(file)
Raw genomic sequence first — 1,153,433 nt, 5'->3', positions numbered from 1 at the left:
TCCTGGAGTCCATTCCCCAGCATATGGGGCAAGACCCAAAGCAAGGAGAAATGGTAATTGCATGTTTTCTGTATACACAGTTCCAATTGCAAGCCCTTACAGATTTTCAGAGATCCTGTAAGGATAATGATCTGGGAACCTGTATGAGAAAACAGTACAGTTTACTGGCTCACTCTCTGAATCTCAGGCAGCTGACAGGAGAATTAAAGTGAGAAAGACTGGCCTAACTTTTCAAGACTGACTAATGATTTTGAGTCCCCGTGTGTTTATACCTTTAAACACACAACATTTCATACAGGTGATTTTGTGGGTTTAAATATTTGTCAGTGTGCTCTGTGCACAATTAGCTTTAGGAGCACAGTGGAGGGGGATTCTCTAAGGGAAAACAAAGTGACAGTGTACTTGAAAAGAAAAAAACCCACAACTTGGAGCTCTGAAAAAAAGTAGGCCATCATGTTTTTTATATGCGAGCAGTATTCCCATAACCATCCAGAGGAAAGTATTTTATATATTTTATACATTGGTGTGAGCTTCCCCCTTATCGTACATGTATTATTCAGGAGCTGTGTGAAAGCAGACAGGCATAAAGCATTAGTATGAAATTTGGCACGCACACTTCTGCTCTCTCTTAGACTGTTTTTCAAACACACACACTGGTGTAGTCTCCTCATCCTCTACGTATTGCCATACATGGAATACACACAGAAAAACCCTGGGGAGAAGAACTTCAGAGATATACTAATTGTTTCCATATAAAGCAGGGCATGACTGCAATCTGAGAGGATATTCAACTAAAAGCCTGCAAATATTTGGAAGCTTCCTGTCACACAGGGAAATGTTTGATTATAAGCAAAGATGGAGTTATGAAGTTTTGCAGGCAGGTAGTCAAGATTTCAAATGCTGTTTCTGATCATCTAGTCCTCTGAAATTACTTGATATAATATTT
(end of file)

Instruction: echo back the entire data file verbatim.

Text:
Raw genomic sequence first — 1,153,433 nt, 5'->3', positions numbered from 1 at the left:
TCCTGGAGTCCATTCCCCAGCATATGGGGCAAGACCCAAAGCAAGGAGAAATGGTAATTGCATGTTTTCTGTATACACAGTTCCAATTGCAAGCCCTTACAGATTTTCAGAGATCCTGTAAGGATAATGATCTGGGAACCTGTATGAGAAAACAGTACAGTTTACTGGCTCACTCTCTGAATCTCAGGCAGCTGACAGGAGAATTAAAGTGAGAAAGACTGGCCTAACTTTTCAAGACTGACTAATGATTTTGAGTCCCCGTGTGTTTATACCTTTAAACACACAACATTTCATACAGGTGATTTTGTGGGTTTAAATATTTGTCAGTGTGCTCTGTGCACAATTAGCTTTAGGAGCACAGTGGAGGGGGATTCTCTAAGGGAAAACAAAGTGACAGTGTACTTGAAAAGAAAAAAACCCACAACTTGGAGCTCTGAAAAAAAGTAGGCCATCATGTTTTTTATATGCGAGCAGTATTCCCATAACCATCCAGAGGAAAGTATTTTATATATTTTATACATTGGTGTGAGCTTCCCCCTTATCGTACATGTATTATTCAGGAGCTGTGTGAAAGCAGACAGGCATAAAGCATTAGTATGAAATTTGGCACGCACACTTCTGCTCTCTCTTAGACTGTTTTTCAAACACACACACTGGTGTAGTCTCCTCATCCTCTACGTATTGCCATACATGGAATACACACAGAAAAACCCTGGGGAGAAGAACTTCAGAGATATACTAATTGTTTCCATATAAAGCAGGGCATGACTGCAATCTGAGAGGATATTCAACTAAAAGCCTGCAAATATTTGGAAGCTTCCTGTCACACAGGGAAATGTTTGATTATAAGCAAAGATGGAGTTATGAAGTTTTGCAGGCAGGTAGTCAAGATTTCAAATGCTGTTTCTGATCATCTAGTCCTCTGAAATTACTTGATATAATATTT